Certainly, as we sweatily rushed about Guayaquil airport late into the evening, wrapping bike boxes and negotiating seat allocations with Galapagos sand still between our toes, there was little opportunity for reflection.  Even on Delta's excellent (business class for barely more than economy!) flights to Atlanta and then on to Seattle, we were still rather zombied out.

Suddenly, there we were in the Seattle Airport arrivals area - confronted by trolleys costing the same $4.00 to rent as dinner for two on the Bolivian altiplano, and a taxi ride into town costing the same as a 31 hour international bus journey.  Even in our sleep deprived state, this was a wake up call.  The gentle metaphorsis that we had originally envisaged as we moved serenely from South, through Central, and into North America had suddenly mutated into an instantaneous cultural caffeine fix in a mere puff of jetfuel.

The Origin of Species

There are places on earth you never think you'll visit.

You see them on the telly, you coo over photos in the 'Sundays' magazines, you glance surreptiously at guidebooks about them amongst guidebooks of more sensible and economically viable places that you are actually travelling to, but you NEVER think you will find yourself there. Never.

For me the Galapagos was one of those places.

Four years ago or so I watched (with dinner on my lap and a lump in my throat) the lush and wonderful BBC series on the Islands. It was magical. The swirling overhead photography of those volcanic outcrops bursting audaciously out of the sea, the glorious underwater footage of sealions and whales, the fabulous images of creatures weirder than imagination could create all accompanied by the honey dripped tones of Tilda Swinton (who sounded as if she was eating the islands rather than narrating a documentary about them) seemed all about a place so remote and extraordinary that I imagined I could only dream of going.

Monday 20 September 2010

Thru Peru

Peru was the fourth South American country we visited.

Coming fourth is the just about worst position in any competition and so it was for Peru.

It suffered. It suffered from our inevitable state of comparison. It suffered from being, in our minds, either more or less.

Its roadside shops were more ordered than those in Bolivia, but less so than those in Argentina or Chile. Its road surfaces were more consistently bike-able than most of those in Bolivia but less so than those there that had been flash and new. It had more agreeable sanitation than Bolivia but much less so than Chile. When it was deserted it was more deserted than Argentina but its outposts when you came across them felt pleasantly less remote. It had more ATM machines than we had seen for an age but many fewer than we had been used to when we had started. There was a much more cosmopolitan and abundant feeling than in the remote Andes but then when people had less they seemed to have much, much less.

More or less, it was more or less.

Thursday 16 September 2010

The Race to Lima

The more observant reader of our Pedalling North drivellings may have noticed that we find ourselves in Vancouver, Canada.  Does this mean that our recent blog drought was on account of a frantic spurt of cycling 400km per day for a month?  Erm, actually no.  The really observant reader may have spotted that the blog has been rechristened as 'Pedalling (from the) North'.  A bit of explanation may be in order...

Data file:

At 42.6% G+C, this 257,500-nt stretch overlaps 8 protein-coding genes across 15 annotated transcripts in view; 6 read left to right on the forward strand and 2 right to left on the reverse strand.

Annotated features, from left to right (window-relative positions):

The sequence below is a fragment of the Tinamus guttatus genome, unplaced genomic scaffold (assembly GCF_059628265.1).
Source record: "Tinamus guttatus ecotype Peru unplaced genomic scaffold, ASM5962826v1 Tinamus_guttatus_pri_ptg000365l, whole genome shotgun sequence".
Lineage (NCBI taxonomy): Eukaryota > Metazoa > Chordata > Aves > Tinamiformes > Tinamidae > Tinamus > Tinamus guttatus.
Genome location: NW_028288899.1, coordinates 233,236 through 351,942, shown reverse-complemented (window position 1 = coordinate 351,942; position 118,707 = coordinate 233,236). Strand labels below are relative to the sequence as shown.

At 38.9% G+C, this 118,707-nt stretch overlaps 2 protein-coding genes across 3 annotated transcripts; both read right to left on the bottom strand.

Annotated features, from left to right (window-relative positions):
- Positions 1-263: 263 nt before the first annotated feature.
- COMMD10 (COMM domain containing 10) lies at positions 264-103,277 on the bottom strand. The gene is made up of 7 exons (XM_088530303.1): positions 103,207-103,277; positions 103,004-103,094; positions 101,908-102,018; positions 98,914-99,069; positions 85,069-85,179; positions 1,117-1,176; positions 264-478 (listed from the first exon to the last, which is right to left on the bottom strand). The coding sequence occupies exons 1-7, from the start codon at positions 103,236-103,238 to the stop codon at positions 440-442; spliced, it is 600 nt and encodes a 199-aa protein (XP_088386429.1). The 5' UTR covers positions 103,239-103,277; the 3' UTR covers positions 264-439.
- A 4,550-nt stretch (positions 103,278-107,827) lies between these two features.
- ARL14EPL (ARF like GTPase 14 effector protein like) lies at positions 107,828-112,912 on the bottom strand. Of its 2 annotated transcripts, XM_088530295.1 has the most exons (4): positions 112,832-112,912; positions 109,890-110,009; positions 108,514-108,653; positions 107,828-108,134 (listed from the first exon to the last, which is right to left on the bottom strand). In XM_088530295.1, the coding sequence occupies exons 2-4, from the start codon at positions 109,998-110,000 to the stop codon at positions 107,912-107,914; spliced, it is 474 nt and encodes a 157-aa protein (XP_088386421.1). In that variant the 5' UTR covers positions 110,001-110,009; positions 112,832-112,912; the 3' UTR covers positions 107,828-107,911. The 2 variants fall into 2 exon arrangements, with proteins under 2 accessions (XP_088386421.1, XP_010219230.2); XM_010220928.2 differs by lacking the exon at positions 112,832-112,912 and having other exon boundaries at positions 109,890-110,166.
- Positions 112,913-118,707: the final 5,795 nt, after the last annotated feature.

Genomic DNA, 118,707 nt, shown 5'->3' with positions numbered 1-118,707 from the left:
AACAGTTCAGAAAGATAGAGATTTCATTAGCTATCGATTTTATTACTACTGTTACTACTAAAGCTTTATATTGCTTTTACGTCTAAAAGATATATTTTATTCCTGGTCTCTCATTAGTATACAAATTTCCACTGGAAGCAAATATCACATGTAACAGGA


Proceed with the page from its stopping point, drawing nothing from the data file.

In mid-August, sitting in a hotel room in Camana, Peru, we did some sums.  It became apparent that Delta's (cheap!) Ecuador-Seattle flight schedule came to an end for the rest of 2010 on September 6th.  We had already decided that the US would be better tackled from North to South (prevailing winds and all that...), so this effectively set us a deadline for our main South American leg.  If we were to squeeze in a few days in the Galapagos Islands before leaving the southern hemisphere, we had to haul our *sses to Lima, as an interim finishing point, in double quick time.  From there we would be able to take the bikes and ourselves to Ecuador by bus.  So it dawned on us... we needed to cover a little over 800km from Camana to Lima in 10 days.  And so began our Race to Lima.

Friday 10 September 2010

Get that Guinea Pig a Coffee

[This blog was started in mid-August, but alas only just finished...] Since we left the culinary delights of Bolivia in late July (think: strict functionality taking precedence over pleasure or subtlety), Peru's fare raised our collective eyebrows in a number of ways. And they weren't all good. Or, by any means, bad.

For one thing, we were back in the Land of the Menu. In Bolivia, you eat what you are given, with all three courses arriving pretty much simultaneously and the only real choice coming between a single brand of beer versus a variety of improbably coloured liquids masquerading as 'fruit' drinks. In Peru, by contrast, menus are often long and mouthwatering. The problem comes when you actually order something: somewhat like the ubiquitous slot machines in Peruvian towns, it can take a number of efforts before any 'cherries' actually come up, and we frequently discovered that whole sections of menus were unavailable. Take the first night in seaside Camana, where we discovered first that there was no fish at all, and then - even more inconceivable - that there was no pisco!